by Lazarus Lynch
WATCH FULL EPISODE ON YOUTUBE.
After cooking two of her favorite foods, Galla Pinto and Banana Pudding, my brother and I met up with the artist in her Brooklyn neighborhood to talk about her musical journey and upcoming projects.
Kennedy (a.k.a. Prez) of The Kennedy Administration isn't all that new to the New York City music scene. After moving from her hometown of Detroit, Michigan a few years ago, it wasn't long before the artist broke through the saturated industry, introducing a new vocal sound reminiscent of iconic predecessors Stevie Wonder, Ella Fitzgerald, and Chaka Khan. Her instrumental trio band is comprised of band leader and award-winning recording artist, Ondre J, Nat Townsley (drummer), and Cheltune Grey (bass player). The band has a weekly residence every Wednesday night at The Groove, a performance venue in New York City's Greenwich Village. The Kennedy Administration excells in a number of musical genres ranging from covers to originals with variations of contemporary jazz with a flair of R&B, hip-hop, and pop. Not to mention the occasional elements of funk that spontaneously enters in an improvisational performance.
Here is a snippet of my Soul Food Talks Interview with Kennedy (PREZ):
LL Prez, you're such an incredible person, first of all, and you're also an amazing artist. Tell me about your journey in music. How did it all start for you?
KENNEDY OMG... I believe I was probably singing since I was in the womb. My mom was the praise team leader at this small church [my grandparent's church], my dad played bass. From as long as I could remember, my earliest memories I've been singing and bopping around with barettes in my hair, and just kicking my feet to the music. It's always been there. I just didn't realize how important it was to me until I got to the amazing age of six. I was at a funeral actually for an organ player. People were crying and stuff but the music sounded so good. I remember holding the back of the pew and just rocking to the music and just feeling overwhelmed with this (makes a gasping expression), and I knew I really liked it. I tried to explain it but I scared everybody.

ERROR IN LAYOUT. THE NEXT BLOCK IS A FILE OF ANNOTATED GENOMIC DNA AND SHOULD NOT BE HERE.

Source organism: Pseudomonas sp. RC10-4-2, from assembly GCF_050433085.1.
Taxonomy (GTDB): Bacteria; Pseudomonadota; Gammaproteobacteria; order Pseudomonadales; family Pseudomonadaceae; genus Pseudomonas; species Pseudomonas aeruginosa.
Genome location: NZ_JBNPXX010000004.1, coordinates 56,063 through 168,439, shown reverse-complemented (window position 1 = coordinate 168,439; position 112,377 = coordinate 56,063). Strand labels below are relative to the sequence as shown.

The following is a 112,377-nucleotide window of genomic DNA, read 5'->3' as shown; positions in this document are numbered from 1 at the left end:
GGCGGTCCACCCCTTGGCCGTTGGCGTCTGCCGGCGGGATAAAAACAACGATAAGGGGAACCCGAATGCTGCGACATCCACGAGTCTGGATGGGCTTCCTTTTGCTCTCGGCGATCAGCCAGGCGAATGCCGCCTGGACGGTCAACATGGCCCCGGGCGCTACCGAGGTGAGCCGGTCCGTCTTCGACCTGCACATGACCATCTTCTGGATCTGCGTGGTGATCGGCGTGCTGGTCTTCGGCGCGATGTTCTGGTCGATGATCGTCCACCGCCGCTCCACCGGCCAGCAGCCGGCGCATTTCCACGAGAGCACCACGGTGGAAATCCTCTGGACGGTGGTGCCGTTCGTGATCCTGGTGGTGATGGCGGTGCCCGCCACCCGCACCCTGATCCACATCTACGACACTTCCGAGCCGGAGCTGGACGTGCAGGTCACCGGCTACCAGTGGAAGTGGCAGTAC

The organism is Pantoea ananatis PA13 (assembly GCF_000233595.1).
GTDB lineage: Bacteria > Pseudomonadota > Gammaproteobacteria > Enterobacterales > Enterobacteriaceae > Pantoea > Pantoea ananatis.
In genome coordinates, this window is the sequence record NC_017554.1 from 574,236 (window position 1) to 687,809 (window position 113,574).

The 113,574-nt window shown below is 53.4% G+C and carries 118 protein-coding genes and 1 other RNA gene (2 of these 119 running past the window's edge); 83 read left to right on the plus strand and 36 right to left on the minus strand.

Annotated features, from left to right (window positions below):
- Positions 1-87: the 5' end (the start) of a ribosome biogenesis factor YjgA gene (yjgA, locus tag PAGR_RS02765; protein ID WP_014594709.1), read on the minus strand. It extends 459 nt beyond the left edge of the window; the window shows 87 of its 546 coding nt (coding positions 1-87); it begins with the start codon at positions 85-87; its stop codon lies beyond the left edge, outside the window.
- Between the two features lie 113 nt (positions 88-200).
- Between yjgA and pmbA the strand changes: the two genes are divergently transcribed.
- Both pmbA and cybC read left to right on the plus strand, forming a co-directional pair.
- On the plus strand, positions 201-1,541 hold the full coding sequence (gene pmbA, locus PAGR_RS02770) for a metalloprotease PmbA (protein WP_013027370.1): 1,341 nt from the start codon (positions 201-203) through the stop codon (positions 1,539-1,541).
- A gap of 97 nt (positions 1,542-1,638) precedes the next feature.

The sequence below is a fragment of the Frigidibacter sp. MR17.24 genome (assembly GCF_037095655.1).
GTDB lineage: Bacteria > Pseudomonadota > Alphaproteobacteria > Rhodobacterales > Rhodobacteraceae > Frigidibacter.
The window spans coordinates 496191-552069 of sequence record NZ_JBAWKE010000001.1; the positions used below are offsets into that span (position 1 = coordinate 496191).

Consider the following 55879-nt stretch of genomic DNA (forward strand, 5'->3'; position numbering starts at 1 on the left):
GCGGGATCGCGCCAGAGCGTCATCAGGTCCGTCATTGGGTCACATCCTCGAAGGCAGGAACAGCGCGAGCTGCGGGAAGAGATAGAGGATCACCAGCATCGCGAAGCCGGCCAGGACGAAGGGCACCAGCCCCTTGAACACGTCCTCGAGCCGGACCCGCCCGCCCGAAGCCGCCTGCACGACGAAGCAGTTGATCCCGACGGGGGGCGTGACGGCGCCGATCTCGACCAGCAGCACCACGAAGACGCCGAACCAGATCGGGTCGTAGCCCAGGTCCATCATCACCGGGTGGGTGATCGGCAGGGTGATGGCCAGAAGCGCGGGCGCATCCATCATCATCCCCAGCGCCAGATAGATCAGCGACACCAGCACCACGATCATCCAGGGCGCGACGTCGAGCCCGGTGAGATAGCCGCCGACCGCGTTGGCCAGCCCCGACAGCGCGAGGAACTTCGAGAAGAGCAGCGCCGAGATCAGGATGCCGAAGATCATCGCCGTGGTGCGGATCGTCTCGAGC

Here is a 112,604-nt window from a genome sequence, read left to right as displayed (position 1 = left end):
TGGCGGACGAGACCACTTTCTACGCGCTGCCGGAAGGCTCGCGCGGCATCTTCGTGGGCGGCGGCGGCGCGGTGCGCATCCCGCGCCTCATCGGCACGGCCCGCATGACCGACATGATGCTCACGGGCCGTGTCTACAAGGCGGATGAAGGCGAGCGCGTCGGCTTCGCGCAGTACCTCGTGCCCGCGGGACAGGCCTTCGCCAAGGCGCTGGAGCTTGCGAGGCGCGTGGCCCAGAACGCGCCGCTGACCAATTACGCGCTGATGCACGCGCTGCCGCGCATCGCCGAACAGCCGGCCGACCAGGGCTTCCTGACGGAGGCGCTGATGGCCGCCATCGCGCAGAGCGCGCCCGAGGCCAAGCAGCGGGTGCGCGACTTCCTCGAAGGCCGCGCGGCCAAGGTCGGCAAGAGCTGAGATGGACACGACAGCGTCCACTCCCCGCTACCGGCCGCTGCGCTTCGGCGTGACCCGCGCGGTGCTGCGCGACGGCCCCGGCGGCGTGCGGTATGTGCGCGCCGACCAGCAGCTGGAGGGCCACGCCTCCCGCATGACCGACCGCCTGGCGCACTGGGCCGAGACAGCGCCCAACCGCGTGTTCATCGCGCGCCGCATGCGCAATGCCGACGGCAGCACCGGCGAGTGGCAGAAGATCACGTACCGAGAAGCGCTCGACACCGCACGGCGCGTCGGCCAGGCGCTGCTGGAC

LL What did you say to them?
KENNEDY I was like, "I got all this feeling..." and she [my mom] was like 'what?' She just thought I was filled with the spirit. I was like, "No. It wasn't Jesus this time, it was something else." So, I've continued having that feeling.
LL I've watched you at your show you do every Wednesday night at the Groove, here in New York City. What is it like being on that stage?
KENNEDY For me, it feels like that's the one place I'm supposed to be. I feel like I'm flying. I feel like I throw the notes out and I place them amongst the stars. That's how it feels to me. It just feels natural, like that's where I'm supposed to be.
LL Tell me about your EP?
KENNEDY It's so weird to see myself on that [cover], I'm like, "oh it's me." It's been an incredible journey just putting it together... Being more than just a singer. Writing and being creative and coming up with real concepts and ideas for the music. It's been great. It was a little terrifying at first, because you're trying to come from a perspective, at least for me, where people 'get it.' We [as people and artists] have all these internal conversations, but it's like taking all those internal conversations and actually putting them down on paper and them making sense. Then, singing those conversations out loud. It was great. I had a couple moments when I was like, "I don't know what I'm doing."
LL You're working with some amazing people: Ondre J Pivec, Jordan Peters, Jay White, Chelton Grey, Nathaniel 'Nat' Townsley... Amazing people; people who's music I respect. What was it like working with them?